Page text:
Open Source Tools for Temporally Controlled Rodent Behavior Suitable for Electrophysiology and Optogenetic Manipulations

Front Syst Neurosci. 2018 May 15;12:18. doi: 10.3389/fnsys.2018.00018. eCollection 2018.

Abstract

Understanding how the brain controls behavior requires observing and manipulating neural activity in awake behaving animals. Neuronal firing is timed at millisecond precision. Therefore, to decipher temporal coding, it is necessary to monitor and control animal behavior at the same level of temporal accuracy. However, it is technically challenging to deliver sensory stimuli and reinforcers as well as to read the behavioral responses they elicit with millisecond precision. Presently available commercial systems often excel in specific aspects of behavior control, but they do not provide a customizable environment allowing flexible experimental design while maintaining high standards for temporal control necessary for interpreting neuronal activity. Moreover, delay measurements of stimulus and reinforcement delivery are largely unavailable. We combined microcontroller-based behavior control with a sound delivery system for playing complex acoustic stimuli, fast solenoid valves for precisely timed reinforcement delivery and a custom-built sound attenuated chamber using high-end industrial insulation materials. Together this setup provides a physical environment to train head-fixed animals, enables calibrated sound stimuli and precisely timed fluid and air puff presentation as reinforcers. We provide latency measurements for stimulus and reinforcement delivery and an algorithm to perform such measurements on other behavior control systems. Combined with electrophysiology and optogenetic manipulations, the millisecond timing accuracy will help interpret temporally precise neural signals and behavioral changes. Additionally, since software and hardware provided here can be readily customized to achieve a large variety of paradigms, these solutions enable an unusually flexible design of rodent behavioral experiments.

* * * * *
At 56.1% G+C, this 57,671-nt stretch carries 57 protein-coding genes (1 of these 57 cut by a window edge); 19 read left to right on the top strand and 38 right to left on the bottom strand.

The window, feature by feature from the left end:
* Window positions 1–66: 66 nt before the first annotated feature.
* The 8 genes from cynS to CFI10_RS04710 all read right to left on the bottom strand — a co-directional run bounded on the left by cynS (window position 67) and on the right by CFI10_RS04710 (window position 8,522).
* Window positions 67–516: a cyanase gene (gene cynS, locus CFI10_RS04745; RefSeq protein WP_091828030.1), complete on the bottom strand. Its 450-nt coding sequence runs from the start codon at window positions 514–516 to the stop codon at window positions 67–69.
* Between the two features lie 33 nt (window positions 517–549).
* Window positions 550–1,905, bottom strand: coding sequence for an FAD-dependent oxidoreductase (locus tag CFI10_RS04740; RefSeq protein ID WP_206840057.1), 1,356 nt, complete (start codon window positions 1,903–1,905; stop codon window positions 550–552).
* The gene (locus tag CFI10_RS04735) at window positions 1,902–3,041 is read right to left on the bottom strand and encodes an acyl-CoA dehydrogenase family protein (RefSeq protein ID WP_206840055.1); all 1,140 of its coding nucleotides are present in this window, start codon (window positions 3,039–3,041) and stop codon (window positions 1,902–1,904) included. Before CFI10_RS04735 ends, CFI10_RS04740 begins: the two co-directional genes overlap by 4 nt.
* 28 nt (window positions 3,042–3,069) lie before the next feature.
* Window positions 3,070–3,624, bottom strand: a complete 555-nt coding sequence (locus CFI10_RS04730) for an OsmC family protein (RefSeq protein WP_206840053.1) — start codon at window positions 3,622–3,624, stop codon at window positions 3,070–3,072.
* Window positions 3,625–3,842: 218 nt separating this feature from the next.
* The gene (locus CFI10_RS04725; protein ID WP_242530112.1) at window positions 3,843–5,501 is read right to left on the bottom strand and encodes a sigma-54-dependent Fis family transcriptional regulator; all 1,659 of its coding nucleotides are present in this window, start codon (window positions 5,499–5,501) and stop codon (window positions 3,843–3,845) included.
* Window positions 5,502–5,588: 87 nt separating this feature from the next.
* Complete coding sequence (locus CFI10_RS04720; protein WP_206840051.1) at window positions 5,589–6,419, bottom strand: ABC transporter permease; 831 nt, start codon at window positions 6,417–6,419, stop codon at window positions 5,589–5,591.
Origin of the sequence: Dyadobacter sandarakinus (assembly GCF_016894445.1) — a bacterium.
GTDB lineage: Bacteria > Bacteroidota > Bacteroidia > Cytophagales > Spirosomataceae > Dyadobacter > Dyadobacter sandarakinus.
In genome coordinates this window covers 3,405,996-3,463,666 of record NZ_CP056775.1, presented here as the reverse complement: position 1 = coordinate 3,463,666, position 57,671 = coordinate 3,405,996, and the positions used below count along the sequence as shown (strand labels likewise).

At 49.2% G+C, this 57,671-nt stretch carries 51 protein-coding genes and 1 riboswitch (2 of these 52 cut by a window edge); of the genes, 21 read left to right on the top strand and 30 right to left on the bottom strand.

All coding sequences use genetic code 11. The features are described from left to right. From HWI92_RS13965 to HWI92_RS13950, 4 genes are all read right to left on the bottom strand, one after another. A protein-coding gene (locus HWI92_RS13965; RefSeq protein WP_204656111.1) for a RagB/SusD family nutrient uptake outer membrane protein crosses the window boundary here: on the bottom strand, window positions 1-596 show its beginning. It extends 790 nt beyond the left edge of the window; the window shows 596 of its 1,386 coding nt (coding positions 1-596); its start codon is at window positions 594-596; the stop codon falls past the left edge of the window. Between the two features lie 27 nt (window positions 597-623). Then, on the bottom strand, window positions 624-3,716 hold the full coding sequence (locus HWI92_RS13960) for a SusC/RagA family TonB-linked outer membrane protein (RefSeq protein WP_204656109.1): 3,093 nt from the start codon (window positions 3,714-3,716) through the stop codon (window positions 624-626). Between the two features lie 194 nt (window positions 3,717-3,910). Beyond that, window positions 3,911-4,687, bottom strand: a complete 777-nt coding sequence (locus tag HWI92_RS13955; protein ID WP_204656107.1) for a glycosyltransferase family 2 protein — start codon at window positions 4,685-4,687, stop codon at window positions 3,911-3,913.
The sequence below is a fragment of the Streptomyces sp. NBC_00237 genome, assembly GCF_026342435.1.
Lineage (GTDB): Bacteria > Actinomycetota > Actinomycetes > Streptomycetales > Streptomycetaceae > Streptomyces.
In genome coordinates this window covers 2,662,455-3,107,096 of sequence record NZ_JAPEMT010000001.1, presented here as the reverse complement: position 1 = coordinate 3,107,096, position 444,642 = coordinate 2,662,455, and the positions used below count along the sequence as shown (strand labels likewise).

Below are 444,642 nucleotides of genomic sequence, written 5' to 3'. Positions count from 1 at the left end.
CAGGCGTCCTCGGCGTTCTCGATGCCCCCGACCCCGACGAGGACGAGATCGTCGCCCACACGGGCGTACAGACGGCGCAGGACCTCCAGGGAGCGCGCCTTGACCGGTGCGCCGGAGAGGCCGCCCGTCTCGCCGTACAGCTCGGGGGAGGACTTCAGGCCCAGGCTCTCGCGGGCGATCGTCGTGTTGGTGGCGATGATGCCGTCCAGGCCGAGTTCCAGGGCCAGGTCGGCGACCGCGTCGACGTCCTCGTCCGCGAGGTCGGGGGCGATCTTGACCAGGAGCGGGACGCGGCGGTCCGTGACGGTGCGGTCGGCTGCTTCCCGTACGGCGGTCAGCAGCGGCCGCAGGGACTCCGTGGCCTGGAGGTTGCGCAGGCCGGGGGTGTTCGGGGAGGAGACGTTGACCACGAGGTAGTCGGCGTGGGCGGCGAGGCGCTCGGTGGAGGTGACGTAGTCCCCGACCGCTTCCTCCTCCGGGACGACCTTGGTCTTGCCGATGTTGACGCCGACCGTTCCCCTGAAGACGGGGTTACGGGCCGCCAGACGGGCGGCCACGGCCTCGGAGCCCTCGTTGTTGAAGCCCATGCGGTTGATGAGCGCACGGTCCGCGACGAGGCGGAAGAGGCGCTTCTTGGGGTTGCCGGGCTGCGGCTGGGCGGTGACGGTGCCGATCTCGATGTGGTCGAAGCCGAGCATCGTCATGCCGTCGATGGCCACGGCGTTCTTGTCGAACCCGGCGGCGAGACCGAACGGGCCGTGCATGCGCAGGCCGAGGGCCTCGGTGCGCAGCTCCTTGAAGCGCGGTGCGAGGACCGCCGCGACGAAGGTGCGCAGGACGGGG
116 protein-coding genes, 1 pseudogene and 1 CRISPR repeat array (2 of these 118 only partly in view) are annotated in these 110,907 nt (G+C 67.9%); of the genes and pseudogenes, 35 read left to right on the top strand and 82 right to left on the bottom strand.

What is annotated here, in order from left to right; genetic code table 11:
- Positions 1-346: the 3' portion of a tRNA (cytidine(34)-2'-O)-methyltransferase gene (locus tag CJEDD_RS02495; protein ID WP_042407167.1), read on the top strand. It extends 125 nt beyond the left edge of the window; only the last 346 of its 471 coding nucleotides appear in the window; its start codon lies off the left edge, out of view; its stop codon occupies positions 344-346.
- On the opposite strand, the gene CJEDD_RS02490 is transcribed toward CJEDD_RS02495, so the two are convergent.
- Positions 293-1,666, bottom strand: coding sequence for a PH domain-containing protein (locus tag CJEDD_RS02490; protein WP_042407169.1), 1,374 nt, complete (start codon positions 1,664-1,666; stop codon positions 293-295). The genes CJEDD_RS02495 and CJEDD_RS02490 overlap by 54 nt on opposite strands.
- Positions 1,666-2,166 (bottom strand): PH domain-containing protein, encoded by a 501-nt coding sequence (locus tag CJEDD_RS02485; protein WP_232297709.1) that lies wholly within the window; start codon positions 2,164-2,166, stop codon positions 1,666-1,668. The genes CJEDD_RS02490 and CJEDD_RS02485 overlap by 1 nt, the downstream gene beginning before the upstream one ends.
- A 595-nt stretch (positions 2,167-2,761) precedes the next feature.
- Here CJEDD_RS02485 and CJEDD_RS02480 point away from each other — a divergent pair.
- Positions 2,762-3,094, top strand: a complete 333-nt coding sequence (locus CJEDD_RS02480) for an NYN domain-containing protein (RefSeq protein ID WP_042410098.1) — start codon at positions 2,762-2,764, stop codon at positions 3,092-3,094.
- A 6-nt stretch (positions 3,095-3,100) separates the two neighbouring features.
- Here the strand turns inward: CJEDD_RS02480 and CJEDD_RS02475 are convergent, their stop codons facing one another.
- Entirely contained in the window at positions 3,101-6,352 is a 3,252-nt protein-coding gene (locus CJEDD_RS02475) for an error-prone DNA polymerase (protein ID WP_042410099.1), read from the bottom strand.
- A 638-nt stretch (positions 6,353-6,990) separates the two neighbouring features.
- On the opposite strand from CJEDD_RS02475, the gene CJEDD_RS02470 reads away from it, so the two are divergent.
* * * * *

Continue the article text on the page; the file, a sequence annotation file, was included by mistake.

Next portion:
Keywords: head-fixed; measurement noise; reinforcement; sensory stimulus; sound attenuation; temporal control.